Russians and the British pull you aside at tea and say, “Emmm, Sir? With all
due respect, we’re going to have to ignore those points in the case of Tyrol,
south of the Brenner Frontier” as well as the Balkans—like Trieste, for
example—because there was…well…a secret treaty.
Wilson was not prepared to budge on this,
so Italy’s prime minister, Vittorio Orlando, arrived with his delegation and
debated how the Brenner Frontier was absolutely Italian. He rolled out some
maps and pointed out that this was naturally true. The rivers, look! They
flowed from the south to the north.
Nobody checked to see whether they really
did. And they didn’t. The Italians had fudged the maps.
Very simply put, Wilson was in a pickle. Italy
was granted the new frontier and the Tyroleans were faced with a cultural
pogrom not unlike Stalin’s over Ukraine: the German language and culture were
systematically eradicated between 1918 and into World War 2, with Hitler and
Mussolini even creating a pact and demanding the Tyroleans choose either to be
Italian or German citizens. Those who voted German, were relocated to new
territories within the Third Reich. Those who chose Italian, were threatened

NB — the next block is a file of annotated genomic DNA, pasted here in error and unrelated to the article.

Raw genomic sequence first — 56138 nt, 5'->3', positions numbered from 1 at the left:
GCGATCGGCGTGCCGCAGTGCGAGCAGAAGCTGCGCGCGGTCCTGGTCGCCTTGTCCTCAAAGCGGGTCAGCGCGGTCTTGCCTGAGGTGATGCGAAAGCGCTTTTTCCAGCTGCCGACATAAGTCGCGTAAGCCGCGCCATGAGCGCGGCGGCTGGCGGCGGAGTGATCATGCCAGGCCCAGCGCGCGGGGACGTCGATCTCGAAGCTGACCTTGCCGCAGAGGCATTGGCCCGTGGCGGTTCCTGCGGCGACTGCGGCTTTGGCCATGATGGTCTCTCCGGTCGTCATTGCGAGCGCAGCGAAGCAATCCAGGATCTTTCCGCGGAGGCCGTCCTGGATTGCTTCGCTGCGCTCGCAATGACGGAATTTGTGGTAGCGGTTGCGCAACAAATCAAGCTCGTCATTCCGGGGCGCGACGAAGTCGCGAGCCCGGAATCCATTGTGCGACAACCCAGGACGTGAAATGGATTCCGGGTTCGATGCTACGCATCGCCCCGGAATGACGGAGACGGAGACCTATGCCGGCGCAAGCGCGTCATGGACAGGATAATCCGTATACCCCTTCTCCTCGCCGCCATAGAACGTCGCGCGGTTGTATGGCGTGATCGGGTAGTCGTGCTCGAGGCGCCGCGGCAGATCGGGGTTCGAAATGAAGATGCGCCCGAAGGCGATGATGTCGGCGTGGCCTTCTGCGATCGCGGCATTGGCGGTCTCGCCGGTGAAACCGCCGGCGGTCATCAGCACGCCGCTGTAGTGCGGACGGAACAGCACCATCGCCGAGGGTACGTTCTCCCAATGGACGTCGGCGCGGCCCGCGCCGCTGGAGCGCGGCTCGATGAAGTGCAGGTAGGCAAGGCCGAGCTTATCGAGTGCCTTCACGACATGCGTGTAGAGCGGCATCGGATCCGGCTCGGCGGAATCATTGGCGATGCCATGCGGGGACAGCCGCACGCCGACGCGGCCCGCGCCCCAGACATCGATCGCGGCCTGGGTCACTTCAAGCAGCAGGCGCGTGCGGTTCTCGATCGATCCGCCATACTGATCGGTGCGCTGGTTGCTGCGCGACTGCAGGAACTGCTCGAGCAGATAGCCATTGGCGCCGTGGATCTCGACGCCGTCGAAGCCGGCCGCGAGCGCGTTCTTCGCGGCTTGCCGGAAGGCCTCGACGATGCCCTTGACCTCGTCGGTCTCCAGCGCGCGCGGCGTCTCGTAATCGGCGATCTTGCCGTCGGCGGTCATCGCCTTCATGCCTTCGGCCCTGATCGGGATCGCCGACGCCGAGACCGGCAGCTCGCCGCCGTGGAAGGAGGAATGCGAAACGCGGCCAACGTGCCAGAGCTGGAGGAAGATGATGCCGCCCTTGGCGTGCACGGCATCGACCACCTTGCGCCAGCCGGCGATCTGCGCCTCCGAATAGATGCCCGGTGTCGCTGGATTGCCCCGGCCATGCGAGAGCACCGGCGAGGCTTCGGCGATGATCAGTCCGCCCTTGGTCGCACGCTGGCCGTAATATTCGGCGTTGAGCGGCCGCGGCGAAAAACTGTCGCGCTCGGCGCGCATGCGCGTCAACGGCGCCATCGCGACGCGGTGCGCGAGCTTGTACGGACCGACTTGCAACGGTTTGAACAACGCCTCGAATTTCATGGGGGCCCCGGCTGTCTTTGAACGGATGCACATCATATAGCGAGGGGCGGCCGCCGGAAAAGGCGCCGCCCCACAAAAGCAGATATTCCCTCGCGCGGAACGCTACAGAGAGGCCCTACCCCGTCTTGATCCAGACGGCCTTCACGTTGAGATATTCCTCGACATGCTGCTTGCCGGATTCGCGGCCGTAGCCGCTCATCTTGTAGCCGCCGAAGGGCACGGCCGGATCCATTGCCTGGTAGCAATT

with relocation to the colonies in Abyssinia. Either way, they were about to
all be displaced. If World War 2 had not broken out, who knows how things would
have turned out? But when Hitler marched onto Poland, the whole program came to
But what of this church tower? What happened at
this lake on the Reschen Pass?
The Austro-Hungarian Empire had laws in place,
which dictated that no man-made structure could be built if it affected over a
certain percentage of the locals’ livelihoods. Those laws protected the
Obervinschgau Valley from a proposal to raise the lakes of Reschen and Graun by
five meters for the purposes of producing electricity. The plan was reneged.
Dead in the water, so to speak, before it could find its legs because it would
have affected too much of the fertile farmland in the valley.
But Italy suffered in World War I. They had
barely managed to hang onto their britches and one of the first things that
occurred was a very strong force that swore that would never happen again.
Enter stage right: Benito Mussolini. Italy was in chaos, and after wresting
control from the monarchy he laid out a plan to make Italy the strongest
industrial nation in Europe. The race with America began.
In order to build machines and technology, you
need power. You need electricity. And the new territory of the Alto Adige /
Südtirol, or South Tyrol, had a treasure trove of areas for reservoirs and
dams. But how do you get around those old laws?
Very simply. You write new ones.
The Reschensee / Lago di Rescia is just one of
perhaps a thousand stories about the misdeeds enacted against the
German-speaking Tyroleans but the way this particular reservoir was built reads
like a thriller. Corruption, greed, and prejudice were the key cornerstones in